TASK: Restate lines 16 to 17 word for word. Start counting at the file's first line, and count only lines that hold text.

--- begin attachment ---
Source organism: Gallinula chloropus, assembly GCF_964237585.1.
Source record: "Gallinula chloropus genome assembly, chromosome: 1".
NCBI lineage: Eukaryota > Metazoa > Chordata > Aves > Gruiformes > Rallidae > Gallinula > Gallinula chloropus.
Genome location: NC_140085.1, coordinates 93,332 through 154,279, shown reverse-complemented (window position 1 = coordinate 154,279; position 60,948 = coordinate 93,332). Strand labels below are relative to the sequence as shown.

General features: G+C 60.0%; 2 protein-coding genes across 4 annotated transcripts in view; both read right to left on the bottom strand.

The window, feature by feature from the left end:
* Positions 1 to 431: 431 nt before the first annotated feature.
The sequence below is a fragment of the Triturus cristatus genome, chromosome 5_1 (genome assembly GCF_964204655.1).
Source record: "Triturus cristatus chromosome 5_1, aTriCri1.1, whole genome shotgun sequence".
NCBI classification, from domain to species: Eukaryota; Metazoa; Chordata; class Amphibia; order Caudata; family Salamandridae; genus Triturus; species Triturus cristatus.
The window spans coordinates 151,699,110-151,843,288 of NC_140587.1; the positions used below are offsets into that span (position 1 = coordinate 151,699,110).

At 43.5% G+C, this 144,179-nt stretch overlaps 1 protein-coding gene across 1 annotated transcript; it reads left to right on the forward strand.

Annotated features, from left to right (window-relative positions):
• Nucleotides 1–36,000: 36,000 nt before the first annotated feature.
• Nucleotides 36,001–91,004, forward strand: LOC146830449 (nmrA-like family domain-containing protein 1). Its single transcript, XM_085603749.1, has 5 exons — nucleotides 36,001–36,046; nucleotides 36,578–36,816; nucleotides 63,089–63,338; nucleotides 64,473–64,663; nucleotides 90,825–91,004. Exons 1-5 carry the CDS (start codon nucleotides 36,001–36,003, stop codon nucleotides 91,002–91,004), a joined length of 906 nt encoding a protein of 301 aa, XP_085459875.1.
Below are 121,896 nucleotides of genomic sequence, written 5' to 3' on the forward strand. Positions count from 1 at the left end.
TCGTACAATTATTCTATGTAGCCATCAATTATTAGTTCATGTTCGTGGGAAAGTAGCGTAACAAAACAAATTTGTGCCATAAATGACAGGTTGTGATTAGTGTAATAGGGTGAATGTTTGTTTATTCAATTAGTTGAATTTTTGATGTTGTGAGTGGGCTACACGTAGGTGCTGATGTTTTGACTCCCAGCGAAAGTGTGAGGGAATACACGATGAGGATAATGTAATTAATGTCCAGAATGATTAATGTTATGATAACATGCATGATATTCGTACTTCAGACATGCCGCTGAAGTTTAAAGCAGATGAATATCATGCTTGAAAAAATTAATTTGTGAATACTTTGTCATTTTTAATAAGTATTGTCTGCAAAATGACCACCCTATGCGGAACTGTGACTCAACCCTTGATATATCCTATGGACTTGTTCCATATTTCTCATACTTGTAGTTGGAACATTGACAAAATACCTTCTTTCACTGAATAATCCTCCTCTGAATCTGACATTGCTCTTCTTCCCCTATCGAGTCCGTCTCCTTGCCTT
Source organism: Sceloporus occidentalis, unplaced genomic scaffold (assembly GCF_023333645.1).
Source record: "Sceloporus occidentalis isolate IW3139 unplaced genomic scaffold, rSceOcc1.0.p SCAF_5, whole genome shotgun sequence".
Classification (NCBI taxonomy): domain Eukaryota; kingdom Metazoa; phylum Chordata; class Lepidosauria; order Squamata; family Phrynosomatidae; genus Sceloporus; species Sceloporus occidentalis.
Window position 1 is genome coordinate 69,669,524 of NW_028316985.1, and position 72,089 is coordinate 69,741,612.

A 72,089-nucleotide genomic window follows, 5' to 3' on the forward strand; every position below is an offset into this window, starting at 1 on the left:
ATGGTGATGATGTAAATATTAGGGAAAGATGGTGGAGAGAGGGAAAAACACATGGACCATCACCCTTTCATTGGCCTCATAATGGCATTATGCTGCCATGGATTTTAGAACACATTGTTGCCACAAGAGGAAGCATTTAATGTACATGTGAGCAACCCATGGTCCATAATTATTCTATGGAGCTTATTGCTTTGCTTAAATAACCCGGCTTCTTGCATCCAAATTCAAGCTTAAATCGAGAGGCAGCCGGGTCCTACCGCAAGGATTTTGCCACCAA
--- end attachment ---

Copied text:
Below are 121,896 nucleotides of genomic sequence, written 5' to 3' on the forward strand. Positions count from 1 at the left end.
TCGTACAATTATTCTATGTAGCCATCAATTATTAGTTCATGTTCGTGGGAAAGTAGCGTAACAAAACAAATTTGTGCCATAAATGACAGGTTGTGATTAGTGTAATAGGGTGAATGTTTGTTTATTCAATTAGTTGAATTTTTGATGTTGTGAGTGGGCTACACGTAGGTGCTGATGTTTTGACTCCCAGCGAAAGTGTGAGGGAATACACGATGAGGATAATGTAATTAATGTCCAGAATGATTAATGTTATGATAACATGCATGATATTCGTACTTCAGACATGCCGCTGAAGTTTAAAGCAGATGAATATCATGCTTGAAAAAATTAATTTGTGAATACTTTGTCATTTTTAATAAGTATTGTCTGCAAAATGACCACCCTATGCGGAACTGTGACTCAACCCTTGATATATCCTATGGACTTGTTCCATATTTCTCATACTTGTAGTTGGAACATTGACAAAATACCTTCTTTCACTGAATAATCCTCCTCTGAATCTGACATTGCTCTTCTTCCCCTATCGAGTCCGTCTCCTTGCCTT